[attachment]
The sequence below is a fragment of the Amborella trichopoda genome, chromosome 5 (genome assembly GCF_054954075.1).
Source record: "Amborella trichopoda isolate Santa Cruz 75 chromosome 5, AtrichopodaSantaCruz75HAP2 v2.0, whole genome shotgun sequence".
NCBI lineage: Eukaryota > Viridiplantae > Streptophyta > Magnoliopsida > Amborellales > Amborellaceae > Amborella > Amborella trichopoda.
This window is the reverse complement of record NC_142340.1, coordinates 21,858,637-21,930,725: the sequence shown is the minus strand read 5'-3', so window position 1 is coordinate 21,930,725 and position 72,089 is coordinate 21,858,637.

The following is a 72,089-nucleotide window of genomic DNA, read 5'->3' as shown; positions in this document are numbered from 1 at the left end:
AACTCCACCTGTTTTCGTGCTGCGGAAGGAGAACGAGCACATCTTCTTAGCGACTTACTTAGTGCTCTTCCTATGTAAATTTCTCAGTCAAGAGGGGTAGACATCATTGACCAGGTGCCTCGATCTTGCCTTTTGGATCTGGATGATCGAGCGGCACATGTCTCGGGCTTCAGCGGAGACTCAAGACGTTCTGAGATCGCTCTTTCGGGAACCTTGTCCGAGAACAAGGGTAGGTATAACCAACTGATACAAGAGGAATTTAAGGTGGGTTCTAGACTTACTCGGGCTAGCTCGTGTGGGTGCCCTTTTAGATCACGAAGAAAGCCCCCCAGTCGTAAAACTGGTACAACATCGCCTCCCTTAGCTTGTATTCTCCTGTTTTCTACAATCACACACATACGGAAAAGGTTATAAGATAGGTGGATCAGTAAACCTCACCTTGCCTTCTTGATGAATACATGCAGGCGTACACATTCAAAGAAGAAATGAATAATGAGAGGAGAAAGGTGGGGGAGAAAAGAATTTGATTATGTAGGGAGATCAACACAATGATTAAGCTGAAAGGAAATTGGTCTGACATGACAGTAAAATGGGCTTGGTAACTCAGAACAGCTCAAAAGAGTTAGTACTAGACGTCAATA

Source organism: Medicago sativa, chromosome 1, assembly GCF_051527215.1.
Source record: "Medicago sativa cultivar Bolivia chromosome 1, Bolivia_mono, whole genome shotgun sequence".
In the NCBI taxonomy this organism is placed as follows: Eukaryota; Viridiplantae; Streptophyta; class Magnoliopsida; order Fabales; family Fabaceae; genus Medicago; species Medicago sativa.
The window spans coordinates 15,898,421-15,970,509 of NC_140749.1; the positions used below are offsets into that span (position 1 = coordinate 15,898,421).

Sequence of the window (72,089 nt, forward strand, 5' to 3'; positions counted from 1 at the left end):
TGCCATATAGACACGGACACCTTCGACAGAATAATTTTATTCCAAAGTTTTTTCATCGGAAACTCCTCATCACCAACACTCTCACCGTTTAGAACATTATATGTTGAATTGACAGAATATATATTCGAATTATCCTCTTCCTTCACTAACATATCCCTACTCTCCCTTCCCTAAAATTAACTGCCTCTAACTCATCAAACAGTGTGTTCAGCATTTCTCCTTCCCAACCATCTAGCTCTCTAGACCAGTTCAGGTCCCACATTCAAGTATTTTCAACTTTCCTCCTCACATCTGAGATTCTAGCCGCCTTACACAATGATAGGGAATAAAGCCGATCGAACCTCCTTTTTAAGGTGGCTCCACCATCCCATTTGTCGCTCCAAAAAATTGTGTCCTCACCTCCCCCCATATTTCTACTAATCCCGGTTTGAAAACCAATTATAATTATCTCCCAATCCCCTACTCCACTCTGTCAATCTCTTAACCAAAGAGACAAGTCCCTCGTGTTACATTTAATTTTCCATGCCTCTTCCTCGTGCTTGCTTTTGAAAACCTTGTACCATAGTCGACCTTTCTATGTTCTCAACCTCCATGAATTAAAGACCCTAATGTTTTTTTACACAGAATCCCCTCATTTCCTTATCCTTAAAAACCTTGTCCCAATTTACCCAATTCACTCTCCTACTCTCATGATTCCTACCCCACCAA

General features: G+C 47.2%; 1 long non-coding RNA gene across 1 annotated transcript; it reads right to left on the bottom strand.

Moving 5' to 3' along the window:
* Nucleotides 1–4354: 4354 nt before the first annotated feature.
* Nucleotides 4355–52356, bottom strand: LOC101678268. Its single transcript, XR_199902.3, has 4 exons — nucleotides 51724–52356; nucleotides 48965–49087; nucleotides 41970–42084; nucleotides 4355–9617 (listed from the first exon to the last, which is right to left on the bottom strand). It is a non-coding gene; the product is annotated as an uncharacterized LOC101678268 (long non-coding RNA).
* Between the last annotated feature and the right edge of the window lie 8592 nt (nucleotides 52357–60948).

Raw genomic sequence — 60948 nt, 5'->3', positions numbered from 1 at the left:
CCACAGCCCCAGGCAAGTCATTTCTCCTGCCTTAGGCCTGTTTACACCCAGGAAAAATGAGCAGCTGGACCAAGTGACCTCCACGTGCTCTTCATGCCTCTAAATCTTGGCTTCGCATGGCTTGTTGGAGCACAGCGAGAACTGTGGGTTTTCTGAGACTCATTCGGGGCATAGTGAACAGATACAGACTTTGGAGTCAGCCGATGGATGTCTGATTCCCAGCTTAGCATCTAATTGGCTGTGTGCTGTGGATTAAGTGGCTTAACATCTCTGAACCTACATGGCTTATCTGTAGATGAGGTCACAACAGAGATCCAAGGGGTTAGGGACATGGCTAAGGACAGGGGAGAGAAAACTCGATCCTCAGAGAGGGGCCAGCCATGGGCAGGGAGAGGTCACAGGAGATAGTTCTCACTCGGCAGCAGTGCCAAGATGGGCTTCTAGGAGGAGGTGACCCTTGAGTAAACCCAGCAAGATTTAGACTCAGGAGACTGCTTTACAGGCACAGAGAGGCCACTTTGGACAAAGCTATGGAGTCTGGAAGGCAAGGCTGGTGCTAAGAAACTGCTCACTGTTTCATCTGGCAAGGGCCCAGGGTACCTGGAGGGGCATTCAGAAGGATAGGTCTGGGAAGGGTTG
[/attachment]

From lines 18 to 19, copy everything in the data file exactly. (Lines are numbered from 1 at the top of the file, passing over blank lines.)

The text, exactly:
Raw genomic sequence — 60948 nt, 5'->3', positions numbered from 1 at the left:
CCACAGCCCCAGGCAAGTCATTTCTCCTGCCTTAGGCCTGTTTACACCCAGGAAAAATGAGCAGCTGGACCAAGTGACCTCCACGTGCTCTTCATGCCTCTAAATCTTGGCTTCGCATGGCTTGTTGGAGCACAGCGAGAACTGTGGGTTTTCTGAGACTCATTCGGGGCATAGTGAACAGATACAGACTTTGGAGTCAGCCGATGGATGTCTGATTCCCAGCTTAGCATCTAATTGGCTGTGTGCTGTGGATTAAGTGGCTTAACATCTCTGAACCTACATGGCTTATCTGTAGATGAGGTCACAACAGAGATCCAAGGGGTTAGGGACATGGCTAAGGACAGGGGAGAGAAAACTCGATCCTCAGAGAGGGGCCAGCCATGGGCAGGGAGAGGTCACAGGAGATAGTTCTCACTCGGCAGCAGTGCCAAGATGGGCTTCTAGGAGGAGGTGACCCTTGAGTAAACCCAGCAAGATTTAGACTCAGGAGACTGCTTTACAGGCACAGAGAGGCCACTTTGGACAAAGCTATGGAGTCTGGAAGGCAAGGCTGGTGCTAAGAAACTGCTCACTGTTTCATCTGGCAAGGGCCCAGGGTACCTGGAGGGGCATTCAGAAGGATAGGTCTGGGAAGGGTTG